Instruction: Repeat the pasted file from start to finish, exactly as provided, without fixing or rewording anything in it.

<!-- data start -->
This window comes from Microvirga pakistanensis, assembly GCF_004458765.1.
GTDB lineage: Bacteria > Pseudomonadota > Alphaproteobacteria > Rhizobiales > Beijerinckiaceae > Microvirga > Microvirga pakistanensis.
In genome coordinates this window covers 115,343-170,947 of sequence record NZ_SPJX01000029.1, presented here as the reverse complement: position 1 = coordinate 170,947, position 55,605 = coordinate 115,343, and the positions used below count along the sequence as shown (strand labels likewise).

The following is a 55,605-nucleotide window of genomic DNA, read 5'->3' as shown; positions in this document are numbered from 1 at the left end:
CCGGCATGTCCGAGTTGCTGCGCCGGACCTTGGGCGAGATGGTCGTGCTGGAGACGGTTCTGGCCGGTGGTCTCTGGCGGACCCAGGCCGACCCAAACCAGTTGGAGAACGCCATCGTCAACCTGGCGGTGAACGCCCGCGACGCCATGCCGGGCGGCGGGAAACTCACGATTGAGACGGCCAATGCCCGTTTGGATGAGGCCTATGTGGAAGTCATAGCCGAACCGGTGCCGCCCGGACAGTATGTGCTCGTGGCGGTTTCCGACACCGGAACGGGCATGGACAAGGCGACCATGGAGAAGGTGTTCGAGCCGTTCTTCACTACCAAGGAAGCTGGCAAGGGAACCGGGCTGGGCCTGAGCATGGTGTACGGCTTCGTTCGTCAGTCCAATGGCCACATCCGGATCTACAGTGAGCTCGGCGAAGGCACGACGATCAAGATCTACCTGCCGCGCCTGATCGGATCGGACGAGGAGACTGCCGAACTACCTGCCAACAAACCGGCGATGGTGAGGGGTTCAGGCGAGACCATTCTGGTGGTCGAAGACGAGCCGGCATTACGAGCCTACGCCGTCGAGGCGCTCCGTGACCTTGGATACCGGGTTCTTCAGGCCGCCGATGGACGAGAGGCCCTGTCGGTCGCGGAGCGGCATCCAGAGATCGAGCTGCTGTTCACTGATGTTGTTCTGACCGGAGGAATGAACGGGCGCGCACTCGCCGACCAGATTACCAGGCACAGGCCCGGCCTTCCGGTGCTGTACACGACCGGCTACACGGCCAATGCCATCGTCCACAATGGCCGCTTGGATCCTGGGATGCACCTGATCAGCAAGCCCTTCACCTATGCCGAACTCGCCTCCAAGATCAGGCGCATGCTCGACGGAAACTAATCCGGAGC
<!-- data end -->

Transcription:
This window comes from Microvirga pakistanensis, assembly GCF_004458765.1.
GTDB lineage: Bacteria > Pseudomonadota > Alphaproteobacteria > Rhizobiales > Beijerinckiaceae > Microvirga > Microvirga pakistanensis.
In genome coordinates this window covers 115,343-170,947 of sequence record NZ_SPJX01000029.1, presented here as the reverse complement: position 1 = coordinate 170,947, position 55,605 = coordinate 115,343, and the positions used below count along the sequence as shown (strand labels likewise).

The following is a 55,605-nucleotide window of genomic DNA, read 5'->3' as shown; positions in this document are numbered from 1 at the left end:
CCGGCATGTCCGAGTTGCTGCGCCGGACCTTGGGCGAGATGGTCGTGCTGGAGACGGTTCTGGCCGGTGGTCTCTGGCGGACCCAGGCCGACCCAAACCAGTTGGAGAACGCCATCGTCAACCTGGCGGTGAACGCCCGCGACGCCATGCCGGGCGGCGGGAAACTCACGATTGAGACGGCCAATGCCCGTTTGGATGAGGCCTATGTGGAAGTCATAGCCGAACCGGTGCCGCCCGGACAGTATGTGCTCGTGGCGGTTTCCGACACCGGAACGGGCATGGACAAGGCGACCATGGAGAAGGTGTTCGAGCCGTTCTTCACTACCAAGGAAGCTGGCAAGGGAACCGGGCTGGGCCTGAGCATGGTGTACGGCTTCGTTCGTCAGTCCAATGGCCACATCCGGATCTACAGTGAGCTCGGCGAAGGCACGACGATCAAGATCTACCTGCCGCGCCTGATCGGATCGGACGAGGAGACTGCCGAACTACCTGCCAACAAACCGGCGATGGTGAGGGGTTCAGGCGAGACCATTCTGGTGGTCGAAGACGAGCCGGCATTACGAGCCTACGCCGTCGAGGCGCTCCGTGACCTTGGATACCGGGTTCTTCAGGCCGCCGATGGACGAGAGGCCCTGTCGGTCGCGGAGCGGCATCCAGAGATCGAGCTGCTGTTCACTGATGTTGTTCTGACCGGAGGAATGAACGGGCGCGCACTCGCCGACCAGATTACCAGGCACAGGCCCGGCCTTCCGGTGCTGTACACGACCGGCTACACGGCCAATGCCATCGTCCACAATGGCCGCTTGGATCCTGGGATGCACCTGATCAGCAAGCCCTTCACCTATGCCGAACTCGCCTCCAAGATCAGGCGCATGCTCGACGGAAACTAATCCGGAGC